Quantifying sustainable strategies for the construction of highway pavements in Illinois

The environmental and economic burdens of various pavement construction strategies are evaluated in this study. A partial life-cycle approach was used to determine the environmental and economic benefits of asphalt concrete and Portland concrete mix designs as well as pavement-related pay items. Approximately 920 designs were assessed to determine the upstream energy consumption and global warming potential (GWP) of producing these mixes. In general, it was found that transportation hauling distances as well as asphalt binder type and production imposed the greatest variability on the environmental and economic costs of the mixes. In many cases, these variabilities were seen to reduce some of the benefits from using increased recycled content. A similar analysis was performed for pay items where it was found that the contribution of environmental and economic impacts to a project followed a trend with upper pavement layers having the greatest impact, followed by subsequently lower layers, and finally earth exaction and preparation. A cost effectiveness (CE) analysis was then conducted for 18 sustainable strategies, the majority of which had, on average, cost savings as well as environmental savings for both energy and GWP at the mix design level. Overall, this study systematically used common reference units (i.e., mix designs and pay items) from the industry to assess general trends, inconsistencies, and implications from using sustainable strategies in pavement construction.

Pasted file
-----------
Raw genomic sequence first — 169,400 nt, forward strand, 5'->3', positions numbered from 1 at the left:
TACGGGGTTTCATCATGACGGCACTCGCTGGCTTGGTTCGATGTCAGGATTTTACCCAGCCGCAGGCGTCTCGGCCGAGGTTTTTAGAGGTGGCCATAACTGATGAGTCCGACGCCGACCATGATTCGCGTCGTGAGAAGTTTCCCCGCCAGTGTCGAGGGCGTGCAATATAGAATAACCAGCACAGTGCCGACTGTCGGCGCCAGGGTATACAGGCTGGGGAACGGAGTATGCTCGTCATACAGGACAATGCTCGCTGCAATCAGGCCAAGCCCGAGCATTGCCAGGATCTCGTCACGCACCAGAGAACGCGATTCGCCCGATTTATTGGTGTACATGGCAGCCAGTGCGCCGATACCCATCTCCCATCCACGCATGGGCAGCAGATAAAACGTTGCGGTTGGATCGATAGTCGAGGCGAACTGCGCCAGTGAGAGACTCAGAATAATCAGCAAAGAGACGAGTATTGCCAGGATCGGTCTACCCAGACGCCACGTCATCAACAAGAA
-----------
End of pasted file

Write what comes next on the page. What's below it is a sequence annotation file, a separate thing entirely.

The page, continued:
Language

  • English

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Filing Info

  • Accession Number: 01633955
  • Record Type: Publication
  • Files: TRIS
  • Created Date: May 1 2017 9:37AM